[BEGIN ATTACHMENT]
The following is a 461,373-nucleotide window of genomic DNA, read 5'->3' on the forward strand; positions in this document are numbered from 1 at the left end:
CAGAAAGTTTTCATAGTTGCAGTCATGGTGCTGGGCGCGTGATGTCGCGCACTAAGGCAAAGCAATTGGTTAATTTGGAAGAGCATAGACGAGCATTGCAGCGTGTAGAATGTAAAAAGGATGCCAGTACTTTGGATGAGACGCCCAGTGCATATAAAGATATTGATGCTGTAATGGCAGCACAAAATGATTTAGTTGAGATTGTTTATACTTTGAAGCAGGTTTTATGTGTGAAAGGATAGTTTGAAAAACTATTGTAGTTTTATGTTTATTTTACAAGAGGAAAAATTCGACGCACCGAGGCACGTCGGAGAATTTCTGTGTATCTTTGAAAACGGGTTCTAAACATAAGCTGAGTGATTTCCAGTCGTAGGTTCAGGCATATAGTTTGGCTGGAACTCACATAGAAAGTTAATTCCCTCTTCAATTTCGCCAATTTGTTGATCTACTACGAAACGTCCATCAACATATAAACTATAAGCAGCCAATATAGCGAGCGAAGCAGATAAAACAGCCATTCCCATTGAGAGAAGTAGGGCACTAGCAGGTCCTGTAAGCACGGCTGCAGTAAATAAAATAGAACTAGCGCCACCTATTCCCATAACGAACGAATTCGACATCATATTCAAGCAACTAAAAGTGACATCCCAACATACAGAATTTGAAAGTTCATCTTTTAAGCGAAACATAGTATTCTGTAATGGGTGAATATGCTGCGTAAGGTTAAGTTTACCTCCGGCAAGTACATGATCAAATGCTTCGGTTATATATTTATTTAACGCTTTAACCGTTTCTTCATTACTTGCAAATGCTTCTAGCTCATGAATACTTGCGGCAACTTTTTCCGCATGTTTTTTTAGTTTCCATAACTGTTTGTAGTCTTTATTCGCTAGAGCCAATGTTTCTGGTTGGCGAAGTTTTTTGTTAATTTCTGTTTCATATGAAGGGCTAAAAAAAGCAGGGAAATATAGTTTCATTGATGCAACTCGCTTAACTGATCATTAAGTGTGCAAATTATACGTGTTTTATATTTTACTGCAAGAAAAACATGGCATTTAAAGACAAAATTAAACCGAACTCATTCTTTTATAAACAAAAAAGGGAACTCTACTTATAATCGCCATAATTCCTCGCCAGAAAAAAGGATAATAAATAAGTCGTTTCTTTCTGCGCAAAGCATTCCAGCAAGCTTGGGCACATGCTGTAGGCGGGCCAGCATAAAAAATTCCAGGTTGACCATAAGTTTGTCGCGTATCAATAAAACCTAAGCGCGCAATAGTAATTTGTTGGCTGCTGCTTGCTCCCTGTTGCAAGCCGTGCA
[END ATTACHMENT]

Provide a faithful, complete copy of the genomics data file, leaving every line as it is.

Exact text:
The following is a 461,373-nucleotide window of genomic DNA, read 5'->3' on the forward strand; positions in this document are numbered from 1 at the left end:
CAGAAAGTTTTCATAGTTGCAGTCATGGTGCTGGGCGCGTGATGTCGCGCACTAAGGCAAAGCAATTGGTTAATTTGGAAGAGCATAGACGAGCATTGCAGCGTGTAGAATGTAAAAAGGATGCCAGTACTTTGGATGAGACGCCCAGTGCATATAAAGATATTGATGCTGTAATGGCAGCACAAAATGATTTAGTTGAGATTGTTTATACTTTGAAGCAGGTTTTATGTGTGAAAGGATAGTTTGAAAAACTATTGTAGTTTTATGTTTATTTTACAAGAGGAAAAATTCGACGCACCGAGGCACGTCGGAGAATTTCTGTGTATCTTTGAAAACGGGTTCTAAACATAAGCTGAGTGATTTCCAGTCGTAGGTTCAGGCATATAGTTTGGCTGGAACTCACATAGAAAGTTAATTCCCTCTTCAATTTCGCCAATTTGTTGATCTACTACGAAACGTCCATCAACATATAAACTATAAGCAGCCAATATAGCGAGCGAAGCAGATAAAACAGCCATTCCCATTGAGAGAAGTAGGGCACTAGCAGGTCCTGTAAGCACGGCTGCAGTAAATAAAATAGAACTAGCGCCACCTATTCCCATAACGAACGAATTCGACATCATATTCAAGCAACTAAAAGTGACATCCCAACATACAGAATTTGAAAGTTCATCTTTTAAGCGAAACATAGTATTCTGTAATGGGTGAATATGCTGCGTAAGGTTAAGTTTACCTCCGGCAAGTACATGATCAAATGCTTCGGTTATATATTTATTTAACGCTTTAACCGTTTCTTCATTACTTGCAAATGCTTCTAGCTCATGAATACTTGCGGCAACTTTTTCCGCATGTTTTTTTAGTTTCCATAACTGTTTGTAGTCTTTATTCGCTAGAGCCAATGTTTCTGGTTGGCGAAGTTTTTTGTTAATTTCTGTTTCATATGAAGGGCTAAAAAAAGCAGGGAAATATAGTTTCATTGATGCAACTCGCTTAACTGATCATTAAGTGTGCAAATTATACGTGTTTTATATTTTACTGCAAGAAAAACATGGCATTTAAAGACAAAATTAAACCGAACTCATTCTTTTATAAACAAAAAAGGGAACTCTACTTATAATCGCCATAATTCCTCGCCAGAAAAAAGGATAATAAATAAGTCGTTTCTTTCTGCGCAAAGCATTCCAGCAAGCTTGGGCACATGCTGTAGGCGGGCCAGCATAAAAAATTCCAGGTTGACCATAAGTTTGTCGCGTATCAATAAAACCTAAGCGCGCAATAGTAATTTGTTGGCTGCTGCTTGCTCCCTGTTGCAAGCCGTGCA